Political Focus: Convincing ourselves we don’t have a gun problem

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Political Focus: Convincing ourselves we don’t have a gun problem

courtesy of Texas Tribune

courtesy of Texas Tribune

courtesy of Texas Tribune

Ben Hume, Staff Reporter

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“Here we are again” is not the way an article focused on mass shootings should start, but here we are.

Another school shooter was taken into custody on Friday, May 18, after taking the lives of 10 and wounding another 13 in Santa Fe, Texas. Editors of The Oakland Post have already shared their discontent with the United States’ gun problem; however, I still frequently see blame placed on the fallibility of man and American culture.

If it was truly the human condition to blame, the United States would not be the only developed country with a gun problem of this magnitude. There have been upwards of 22,000 gun deaths in 2018, according to Gun Violence Archive. There have been 102 incidents that qualify as a “mass shooting,” which the archive defines as at least four injured or killed due to the discharging of a firearm. These statistics run parallel to gun ownership rates in America. Four in 10 American adults live in a gun-owning household, according to the Pew Research Center, and 66 percent of gun owners own multiple guns. These levels of pervasive firearm ownership are unseen in most developed countries.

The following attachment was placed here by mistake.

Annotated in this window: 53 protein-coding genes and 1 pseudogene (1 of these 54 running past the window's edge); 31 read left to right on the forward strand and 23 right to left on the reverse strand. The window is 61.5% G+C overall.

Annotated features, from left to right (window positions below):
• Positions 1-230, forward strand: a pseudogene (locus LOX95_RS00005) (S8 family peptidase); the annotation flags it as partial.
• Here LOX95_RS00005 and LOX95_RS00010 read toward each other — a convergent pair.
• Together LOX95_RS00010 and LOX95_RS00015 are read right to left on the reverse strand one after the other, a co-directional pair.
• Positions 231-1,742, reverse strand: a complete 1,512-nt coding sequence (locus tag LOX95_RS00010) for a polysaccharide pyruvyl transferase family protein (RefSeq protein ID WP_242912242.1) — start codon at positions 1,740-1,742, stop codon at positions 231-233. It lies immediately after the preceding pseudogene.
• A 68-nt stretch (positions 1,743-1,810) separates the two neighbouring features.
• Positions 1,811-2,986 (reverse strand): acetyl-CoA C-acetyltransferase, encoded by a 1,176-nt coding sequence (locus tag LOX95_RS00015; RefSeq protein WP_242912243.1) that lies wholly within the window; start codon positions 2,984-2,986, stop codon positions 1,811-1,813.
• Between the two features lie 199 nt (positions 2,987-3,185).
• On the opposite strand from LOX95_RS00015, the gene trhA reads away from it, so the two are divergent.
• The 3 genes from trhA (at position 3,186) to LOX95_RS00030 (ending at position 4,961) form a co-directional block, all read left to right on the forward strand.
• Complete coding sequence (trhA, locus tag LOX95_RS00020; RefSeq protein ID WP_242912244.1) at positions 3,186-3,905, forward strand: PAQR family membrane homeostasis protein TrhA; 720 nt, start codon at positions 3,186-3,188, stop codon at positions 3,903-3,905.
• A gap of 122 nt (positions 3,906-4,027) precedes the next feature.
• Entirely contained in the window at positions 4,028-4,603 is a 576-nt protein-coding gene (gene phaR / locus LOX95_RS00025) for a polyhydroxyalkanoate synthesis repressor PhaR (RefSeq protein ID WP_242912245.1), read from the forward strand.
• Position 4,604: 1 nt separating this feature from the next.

In statistics, there is a common fallacy of “correlation does not equal causation,” which defenders of the Second Amendment will frequently cite in defense of American gun rights—placing blame on the human spirit rather than the tool meant for killing.

I believe if you cannot see the connection between more guns and more deaths, you are either ignorant or blinded by selfishness. We have a gun problem, and the solution is fewer guns. Other developed nations have solved the problem. Switzerland had 47 gun homicides in 2016, despite there being one gun for every four people throughout the country. Forced military conscription and strict permit vetting tend to help. Australia’s 1996 mass shooting in Port Arthur is often cited as a perfect example of gun control in action. Australia’s government immediately moved to ban rapid-fire weapons and began buying illegal arms back from citizens to compensate. A report published in the Journal of the American Medical Association by the University of Sydney said that since that incident, there has not been a single fatal mass shooting, which the journal defines as five or more killed or wounded. Gun control solved their problem.

America has the same problem. We know gun control works, and we know more guns is not the solution. Every day that our government and our people drag their feet on gun restrictions is another chance for Santa Fe to repeat itself. Or Sandy Hook. Or Pulse Nightclub. Or Stoneman Douglass. Or Las Vegas. For those reading this who still do not believe there is a problem, I beg you to reflect on why you believe so. For those who would rather fight to keep the guns you own than to save American lives, I would accuse you of selfishness.

Gun violence is one of the United States’ most pressing concerns, and anyone who does not believe me needs only to turn on the news.